When I worked for a company that specialized in women-only bootcamps, we set out to collect as many awards as we could. It was a key marketing strategy for us, and we won them year after year in both fitness and business categories, including awards for best gym and best small or medium employer. We also got listed among hot new growth companies and top companies run by women.
The impact was huge. In just a few years we went from 30 locations across Canada to more than 100. Our annual revenues increased tenfold to $4 million. We regularly sold out sessions weeks in advance, while other bootcamps targeting our female audience struggled to reach 50 percent of their capacity.
Once we were the undisputed best operation in our category, we didn’t need to make extraordinary efforts to attract clients to us. The recognition we received from credible third parties spoke for itself.
Applying for these awards is relatively inexpensive, if it costs anything at all beyond your time. Sometimes you can even ask the host to create a new category—one where you’d have an obvious advantage.
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3. Speak on stages
When you attend an industry event, think of how you perceive the person sitting next to you. She could be a perfectly nice person, perhaps somebody you’d want to work with down the road. But because she’s in the audience, next to you, you perceive her as a peer, regardless of her actual status in the industry.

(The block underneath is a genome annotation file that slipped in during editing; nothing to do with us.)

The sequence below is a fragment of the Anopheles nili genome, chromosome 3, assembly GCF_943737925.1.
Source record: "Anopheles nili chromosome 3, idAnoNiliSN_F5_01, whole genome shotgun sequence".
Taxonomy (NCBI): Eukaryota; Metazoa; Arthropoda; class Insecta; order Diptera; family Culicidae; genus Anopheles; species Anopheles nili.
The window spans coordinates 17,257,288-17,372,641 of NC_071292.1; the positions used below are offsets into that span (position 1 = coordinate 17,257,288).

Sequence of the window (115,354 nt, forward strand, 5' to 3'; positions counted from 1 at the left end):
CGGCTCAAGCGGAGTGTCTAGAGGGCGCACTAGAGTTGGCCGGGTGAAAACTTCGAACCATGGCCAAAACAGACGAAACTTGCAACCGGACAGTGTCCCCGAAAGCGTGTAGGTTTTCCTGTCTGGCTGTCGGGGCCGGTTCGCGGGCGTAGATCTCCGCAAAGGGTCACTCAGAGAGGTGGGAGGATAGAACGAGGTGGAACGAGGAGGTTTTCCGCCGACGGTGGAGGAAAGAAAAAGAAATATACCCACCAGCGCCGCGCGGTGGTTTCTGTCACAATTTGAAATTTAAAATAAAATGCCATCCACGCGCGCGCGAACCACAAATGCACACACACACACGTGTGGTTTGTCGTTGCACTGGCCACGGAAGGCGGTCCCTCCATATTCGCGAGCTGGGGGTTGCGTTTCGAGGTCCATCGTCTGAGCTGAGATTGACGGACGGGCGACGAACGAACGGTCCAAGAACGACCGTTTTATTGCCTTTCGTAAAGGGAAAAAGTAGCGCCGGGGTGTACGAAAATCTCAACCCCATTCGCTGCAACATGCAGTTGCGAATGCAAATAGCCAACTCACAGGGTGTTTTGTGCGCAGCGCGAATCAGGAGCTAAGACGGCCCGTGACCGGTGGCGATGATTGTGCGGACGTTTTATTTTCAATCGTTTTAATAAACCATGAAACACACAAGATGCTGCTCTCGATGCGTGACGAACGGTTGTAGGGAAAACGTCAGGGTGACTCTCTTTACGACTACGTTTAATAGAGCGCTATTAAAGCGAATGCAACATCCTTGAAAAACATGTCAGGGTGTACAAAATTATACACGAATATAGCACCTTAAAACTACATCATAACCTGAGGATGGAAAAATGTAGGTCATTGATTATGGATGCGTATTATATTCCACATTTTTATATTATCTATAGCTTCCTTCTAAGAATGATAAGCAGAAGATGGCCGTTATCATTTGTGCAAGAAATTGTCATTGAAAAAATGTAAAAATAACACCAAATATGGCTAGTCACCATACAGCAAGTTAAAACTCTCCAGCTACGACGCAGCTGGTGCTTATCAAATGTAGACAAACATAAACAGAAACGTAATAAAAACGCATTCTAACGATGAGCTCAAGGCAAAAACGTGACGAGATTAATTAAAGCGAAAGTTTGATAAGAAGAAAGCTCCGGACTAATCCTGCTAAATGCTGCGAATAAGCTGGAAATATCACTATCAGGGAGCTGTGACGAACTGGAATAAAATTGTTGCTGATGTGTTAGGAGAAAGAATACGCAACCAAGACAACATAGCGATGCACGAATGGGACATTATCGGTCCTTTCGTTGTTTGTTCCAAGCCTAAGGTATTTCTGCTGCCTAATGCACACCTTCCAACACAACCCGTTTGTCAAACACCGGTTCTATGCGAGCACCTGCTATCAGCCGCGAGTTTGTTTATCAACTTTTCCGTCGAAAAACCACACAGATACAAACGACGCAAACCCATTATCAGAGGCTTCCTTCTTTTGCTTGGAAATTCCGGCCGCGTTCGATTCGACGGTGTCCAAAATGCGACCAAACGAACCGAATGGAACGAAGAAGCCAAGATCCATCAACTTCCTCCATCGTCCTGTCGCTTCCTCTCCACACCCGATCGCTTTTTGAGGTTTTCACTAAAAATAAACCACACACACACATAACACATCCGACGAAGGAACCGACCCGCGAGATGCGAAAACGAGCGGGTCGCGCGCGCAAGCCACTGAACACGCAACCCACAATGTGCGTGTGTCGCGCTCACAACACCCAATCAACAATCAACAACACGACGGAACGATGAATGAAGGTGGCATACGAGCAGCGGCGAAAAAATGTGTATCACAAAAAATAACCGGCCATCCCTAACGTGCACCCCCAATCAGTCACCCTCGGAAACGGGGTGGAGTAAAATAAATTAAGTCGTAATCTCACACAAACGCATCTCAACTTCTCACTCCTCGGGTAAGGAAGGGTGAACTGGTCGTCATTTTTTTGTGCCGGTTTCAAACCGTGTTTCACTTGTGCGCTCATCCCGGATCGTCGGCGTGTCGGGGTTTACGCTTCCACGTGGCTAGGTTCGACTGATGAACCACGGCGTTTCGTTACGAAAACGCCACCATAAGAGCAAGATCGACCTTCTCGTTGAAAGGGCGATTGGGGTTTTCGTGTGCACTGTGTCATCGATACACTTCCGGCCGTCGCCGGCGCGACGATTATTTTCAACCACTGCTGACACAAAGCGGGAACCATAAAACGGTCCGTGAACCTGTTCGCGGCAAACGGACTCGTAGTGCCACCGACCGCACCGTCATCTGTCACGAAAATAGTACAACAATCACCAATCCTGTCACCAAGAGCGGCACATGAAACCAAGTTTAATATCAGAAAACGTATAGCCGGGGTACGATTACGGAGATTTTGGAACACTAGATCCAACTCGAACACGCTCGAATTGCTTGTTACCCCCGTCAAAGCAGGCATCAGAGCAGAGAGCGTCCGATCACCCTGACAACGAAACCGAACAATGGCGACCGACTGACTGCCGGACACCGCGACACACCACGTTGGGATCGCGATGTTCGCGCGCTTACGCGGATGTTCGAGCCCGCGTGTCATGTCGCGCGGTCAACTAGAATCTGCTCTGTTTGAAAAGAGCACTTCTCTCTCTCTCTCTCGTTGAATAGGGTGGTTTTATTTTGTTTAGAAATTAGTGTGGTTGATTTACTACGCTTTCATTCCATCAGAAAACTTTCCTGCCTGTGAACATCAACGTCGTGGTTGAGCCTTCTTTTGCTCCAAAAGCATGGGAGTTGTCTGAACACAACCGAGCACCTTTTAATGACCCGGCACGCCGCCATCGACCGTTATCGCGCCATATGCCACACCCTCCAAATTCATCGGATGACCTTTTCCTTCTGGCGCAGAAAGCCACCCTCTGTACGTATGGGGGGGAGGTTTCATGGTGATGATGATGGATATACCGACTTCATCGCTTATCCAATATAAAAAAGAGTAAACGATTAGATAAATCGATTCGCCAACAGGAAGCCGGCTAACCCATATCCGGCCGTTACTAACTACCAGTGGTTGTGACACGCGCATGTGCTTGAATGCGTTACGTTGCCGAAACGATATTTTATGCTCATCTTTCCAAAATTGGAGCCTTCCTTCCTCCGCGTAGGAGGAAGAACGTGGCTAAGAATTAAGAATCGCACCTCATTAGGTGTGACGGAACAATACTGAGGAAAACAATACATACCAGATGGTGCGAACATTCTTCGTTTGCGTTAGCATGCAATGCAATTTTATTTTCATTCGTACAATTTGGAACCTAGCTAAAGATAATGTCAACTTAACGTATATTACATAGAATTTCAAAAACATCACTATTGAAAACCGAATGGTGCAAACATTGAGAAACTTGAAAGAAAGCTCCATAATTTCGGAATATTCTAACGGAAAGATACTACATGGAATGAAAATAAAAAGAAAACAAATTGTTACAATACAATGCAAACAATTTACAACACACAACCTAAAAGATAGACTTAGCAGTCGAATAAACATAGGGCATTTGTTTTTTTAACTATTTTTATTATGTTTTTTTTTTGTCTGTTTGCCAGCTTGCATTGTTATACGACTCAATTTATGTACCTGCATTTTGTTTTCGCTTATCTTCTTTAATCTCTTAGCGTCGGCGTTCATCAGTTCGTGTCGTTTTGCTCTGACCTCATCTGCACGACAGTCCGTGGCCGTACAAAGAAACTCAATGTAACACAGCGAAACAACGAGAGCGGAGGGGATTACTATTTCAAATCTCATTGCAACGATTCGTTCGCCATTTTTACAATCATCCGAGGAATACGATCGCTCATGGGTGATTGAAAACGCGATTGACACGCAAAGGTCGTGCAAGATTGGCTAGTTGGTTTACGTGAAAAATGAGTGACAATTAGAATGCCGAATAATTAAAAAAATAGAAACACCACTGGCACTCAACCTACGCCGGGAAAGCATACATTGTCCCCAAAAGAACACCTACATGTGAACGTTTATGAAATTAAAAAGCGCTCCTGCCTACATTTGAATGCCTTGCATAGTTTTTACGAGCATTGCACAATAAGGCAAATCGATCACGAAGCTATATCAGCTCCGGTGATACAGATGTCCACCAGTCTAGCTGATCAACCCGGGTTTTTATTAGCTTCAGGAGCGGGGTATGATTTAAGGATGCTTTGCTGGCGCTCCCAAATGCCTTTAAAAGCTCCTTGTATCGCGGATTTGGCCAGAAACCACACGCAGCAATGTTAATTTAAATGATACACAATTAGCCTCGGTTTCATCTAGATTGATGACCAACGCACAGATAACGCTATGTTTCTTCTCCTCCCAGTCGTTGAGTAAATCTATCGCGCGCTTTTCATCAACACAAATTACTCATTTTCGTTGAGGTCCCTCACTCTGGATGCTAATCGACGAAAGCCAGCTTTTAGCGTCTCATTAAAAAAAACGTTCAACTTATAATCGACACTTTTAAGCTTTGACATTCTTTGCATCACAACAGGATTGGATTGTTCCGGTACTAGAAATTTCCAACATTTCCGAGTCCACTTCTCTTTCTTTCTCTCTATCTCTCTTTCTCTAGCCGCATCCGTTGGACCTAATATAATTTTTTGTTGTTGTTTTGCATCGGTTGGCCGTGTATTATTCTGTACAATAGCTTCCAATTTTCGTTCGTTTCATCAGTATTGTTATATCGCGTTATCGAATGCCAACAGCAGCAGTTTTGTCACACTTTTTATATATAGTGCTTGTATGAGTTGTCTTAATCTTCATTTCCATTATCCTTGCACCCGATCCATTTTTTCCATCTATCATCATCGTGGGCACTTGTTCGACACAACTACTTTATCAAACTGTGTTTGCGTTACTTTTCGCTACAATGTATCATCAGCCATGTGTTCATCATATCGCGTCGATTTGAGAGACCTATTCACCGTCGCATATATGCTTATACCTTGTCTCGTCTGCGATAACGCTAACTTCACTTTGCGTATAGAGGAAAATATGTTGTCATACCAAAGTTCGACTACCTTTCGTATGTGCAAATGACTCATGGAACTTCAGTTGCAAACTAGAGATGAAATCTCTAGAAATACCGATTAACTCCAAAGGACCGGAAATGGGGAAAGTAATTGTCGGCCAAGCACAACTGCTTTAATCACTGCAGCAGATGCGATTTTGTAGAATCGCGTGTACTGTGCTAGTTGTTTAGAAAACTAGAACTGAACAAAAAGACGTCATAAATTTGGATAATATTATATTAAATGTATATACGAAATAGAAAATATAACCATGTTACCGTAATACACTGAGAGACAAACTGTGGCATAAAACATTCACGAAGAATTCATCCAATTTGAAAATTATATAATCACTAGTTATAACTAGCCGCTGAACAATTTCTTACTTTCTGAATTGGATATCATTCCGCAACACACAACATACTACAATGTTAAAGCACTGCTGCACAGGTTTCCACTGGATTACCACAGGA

Now think of how you perceive the person onstage. Literally and figuratively, you’re looking up to her. You see the presenter as an expert. If she weren’t, you wouldn’t invest your time and money to hear her speak.
You don’t need any type of certification to become a presenter. The ability to motivate, inspire, and transform is enough to qualify you for many stages. Craft your signature talk, give it a provocative title, and then practice it every chance you get.
Start locally (in your own gym, if that’s an option), work your way up to regional events, and then pitch national organizations.
Stay sharp by taking advantage of any opportunity to go on a podcast or present at an online summit. Review your performance when the interview or presentation is released by the host, take note of what you can improve, and do it better next time.
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4. Create credible content
Content is the linchpin for everything I’ve talked about here—earned media, local awards, chances to present. The first thing gatekeepers like editors, producers, and event organizers will want to know about you is whether you’re a credible expert in your category.